New York State Court of Claims

New York State Court of Claims

ERAZO v. THE STATE OF NEW YORK, #2003-031-509, Claim No. 100943


Claimant failed to demonstrate assault upon him by correction officers. Claim dismissed.

Case Information

Claimant short name:
Footnote (claimant name) :

Footnote (defendant name) :

Third-party claimant(s):

Third-party defendant(s):

Claim number(s):
Motion number(s):

Cross-motion number(s):

Claimant's attorney:
Defendant's attorney:
New York State Attorney General
BY: WENDY E. MORCIO, ESQ.Assistant Attorney General
Third-party defendant's attorney:

Signature date:
May 15, 2003

Official citation:

Appellate results:

See also (multicaptioned case)

Claimant, Angel Erazo, filed Claim No. 100943 on August 23, 1999, alleging he was the victim of negligence and intentional tort at Attica Correctional Facility on September 16, 1997. Specifically, he claims that correction officers forced him to swallow a razor blade which was surgically removed on September 26, 1997. The claim was tried before me on March 10, 2003 at Wende Correctional Facility. [1]

According to Claimant's testimony, on September 16, 1997, Claimant activated a walk-through metal detector. He was then scanned by a hand-held detector, which activated around his buttocks. After its activation, Claimant alleges he was thrown to the floor, and his hands and legs were held down while Sergeant Monin and Correctional Officer ("CO") Davis searched Claimant for contraband.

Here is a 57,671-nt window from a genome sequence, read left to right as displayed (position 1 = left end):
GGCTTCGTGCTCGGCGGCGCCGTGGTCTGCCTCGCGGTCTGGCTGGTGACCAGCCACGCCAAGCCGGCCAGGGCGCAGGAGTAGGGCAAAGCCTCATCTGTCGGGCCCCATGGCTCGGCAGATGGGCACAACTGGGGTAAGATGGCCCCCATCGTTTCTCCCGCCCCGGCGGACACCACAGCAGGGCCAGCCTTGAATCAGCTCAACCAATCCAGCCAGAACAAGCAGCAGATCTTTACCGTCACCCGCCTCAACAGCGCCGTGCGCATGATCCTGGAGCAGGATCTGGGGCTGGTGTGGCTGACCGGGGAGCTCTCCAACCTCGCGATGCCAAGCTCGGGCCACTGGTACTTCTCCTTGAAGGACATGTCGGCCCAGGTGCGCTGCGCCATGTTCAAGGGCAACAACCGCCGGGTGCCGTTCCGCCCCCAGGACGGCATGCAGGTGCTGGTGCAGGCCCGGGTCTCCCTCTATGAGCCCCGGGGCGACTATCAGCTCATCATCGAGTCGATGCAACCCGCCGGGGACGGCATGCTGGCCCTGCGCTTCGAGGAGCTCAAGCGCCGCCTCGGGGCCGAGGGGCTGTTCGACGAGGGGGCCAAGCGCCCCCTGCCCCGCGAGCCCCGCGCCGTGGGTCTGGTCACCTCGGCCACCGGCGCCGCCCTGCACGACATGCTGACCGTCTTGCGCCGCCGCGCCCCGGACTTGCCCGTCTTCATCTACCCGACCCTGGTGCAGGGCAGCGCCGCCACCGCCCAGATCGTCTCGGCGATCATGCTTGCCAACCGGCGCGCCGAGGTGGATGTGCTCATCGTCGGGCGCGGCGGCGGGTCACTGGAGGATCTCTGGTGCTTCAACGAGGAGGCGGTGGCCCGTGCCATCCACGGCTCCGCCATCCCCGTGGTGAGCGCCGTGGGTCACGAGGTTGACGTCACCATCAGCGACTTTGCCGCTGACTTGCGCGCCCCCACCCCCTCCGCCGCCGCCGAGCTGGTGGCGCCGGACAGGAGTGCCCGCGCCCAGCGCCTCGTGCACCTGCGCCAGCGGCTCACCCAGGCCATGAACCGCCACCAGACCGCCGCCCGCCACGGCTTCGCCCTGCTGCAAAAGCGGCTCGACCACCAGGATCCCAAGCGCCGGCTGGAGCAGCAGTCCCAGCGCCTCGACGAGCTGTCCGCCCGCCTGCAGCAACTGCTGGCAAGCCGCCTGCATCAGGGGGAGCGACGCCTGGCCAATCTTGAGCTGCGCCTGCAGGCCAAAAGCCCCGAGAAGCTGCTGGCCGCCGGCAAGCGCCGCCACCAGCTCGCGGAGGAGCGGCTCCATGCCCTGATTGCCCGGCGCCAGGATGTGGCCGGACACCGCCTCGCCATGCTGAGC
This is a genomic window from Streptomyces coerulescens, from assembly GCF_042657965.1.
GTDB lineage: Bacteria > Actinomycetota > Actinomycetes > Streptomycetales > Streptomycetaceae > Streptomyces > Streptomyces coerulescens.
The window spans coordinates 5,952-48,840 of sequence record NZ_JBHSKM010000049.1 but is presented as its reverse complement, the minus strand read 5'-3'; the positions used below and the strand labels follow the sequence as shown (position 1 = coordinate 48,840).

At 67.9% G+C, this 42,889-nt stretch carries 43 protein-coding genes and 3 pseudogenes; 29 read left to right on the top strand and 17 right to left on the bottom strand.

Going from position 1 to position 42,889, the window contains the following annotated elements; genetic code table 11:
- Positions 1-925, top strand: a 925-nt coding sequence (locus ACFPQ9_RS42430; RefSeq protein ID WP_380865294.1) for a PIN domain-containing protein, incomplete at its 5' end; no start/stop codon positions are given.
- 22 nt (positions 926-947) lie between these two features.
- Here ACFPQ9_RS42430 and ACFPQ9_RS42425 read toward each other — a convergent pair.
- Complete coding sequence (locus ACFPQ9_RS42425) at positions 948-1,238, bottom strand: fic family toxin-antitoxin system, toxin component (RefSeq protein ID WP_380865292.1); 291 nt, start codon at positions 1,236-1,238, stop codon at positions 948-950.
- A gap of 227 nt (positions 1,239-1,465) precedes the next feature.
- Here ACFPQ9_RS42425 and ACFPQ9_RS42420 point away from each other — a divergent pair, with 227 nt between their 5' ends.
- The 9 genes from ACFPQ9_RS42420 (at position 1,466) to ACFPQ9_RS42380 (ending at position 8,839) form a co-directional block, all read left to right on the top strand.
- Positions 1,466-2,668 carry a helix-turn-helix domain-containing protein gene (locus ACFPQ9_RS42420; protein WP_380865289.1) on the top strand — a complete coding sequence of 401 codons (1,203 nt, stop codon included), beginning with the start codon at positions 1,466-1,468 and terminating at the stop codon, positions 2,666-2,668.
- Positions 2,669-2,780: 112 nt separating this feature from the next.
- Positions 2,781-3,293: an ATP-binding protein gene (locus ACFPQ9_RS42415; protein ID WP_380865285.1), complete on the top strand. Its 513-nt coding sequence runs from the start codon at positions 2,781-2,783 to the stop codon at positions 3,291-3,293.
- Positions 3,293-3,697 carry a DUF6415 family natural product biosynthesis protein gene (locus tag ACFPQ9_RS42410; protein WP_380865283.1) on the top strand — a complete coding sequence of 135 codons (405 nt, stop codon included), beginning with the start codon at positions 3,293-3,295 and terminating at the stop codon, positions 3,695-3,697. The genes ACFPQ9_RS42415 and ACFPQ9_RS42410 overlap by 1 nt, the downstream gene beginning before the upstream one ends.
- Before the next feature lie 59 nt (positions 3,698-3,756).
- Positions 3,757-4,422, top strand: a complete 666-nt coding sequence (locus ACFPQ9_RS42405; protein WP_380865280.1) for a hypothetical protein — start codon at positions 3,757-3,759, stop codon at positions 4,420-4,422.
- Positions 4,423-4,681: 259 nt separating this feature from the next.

Claimant testified that Sergeant Monin and CO Davis were unsuccessful in their search, so he was handcuffed and escorted to the facility hospital. After he was informed an x-ray would be taken, Claimant admitted that he had placed a razor blade in his anal cavity and offered to remove it. He was then escorted, still handcuffed, by CO Davis to a private room where he defecated onto a tray under the observation of CO Davis, and handed the tray to the officer. Claimant alleges that after Sergeant Monin was shown the blade, which measured approximately 2 x 5 centimeters and was wrapped with plastic and toilet paper, he was held by Sergeant Monin while CO Davis forced him to swallow it. An x-ray was taken which revealed the blade near Claimant's esophagus. Once it became clear that it was not going to pass through his system, the blade was surgically removed.

Defendant called Sergeant Monin as its first witness.[2]
Sergeant Monin testified that, after Claimant activated a metal detector, he was scanned with a hand-held detector which activated near his buttocks. Claimant admitted he had a blade in his anal cavity and volunteered to remove it via defecation. The blade was not recovered, so Claimant was escorted to the hospital where an x-ray showed it had been swallowed. Sergeant Monin denied having assisted in forcing the blade down Claimant's throat.
Defendant's other witness was CO Davis, who also denied Claimant's allegations. CO Davis testified that a hand-held metal detector activated around Claimant's buttocks. After Claimant admitted he had a razor blade, CO Davis escorted Claimant to a private room where he could defecate behind a small partition. CO Davis was observing Claimant around the partition, and he testified that he saw the Claimant's hand quickly go to his mouth. After Claimant defecated, CO Davis did not find a blade, and he informed Sergeant Monin that Claimant had defecated but no weapon had been recovered.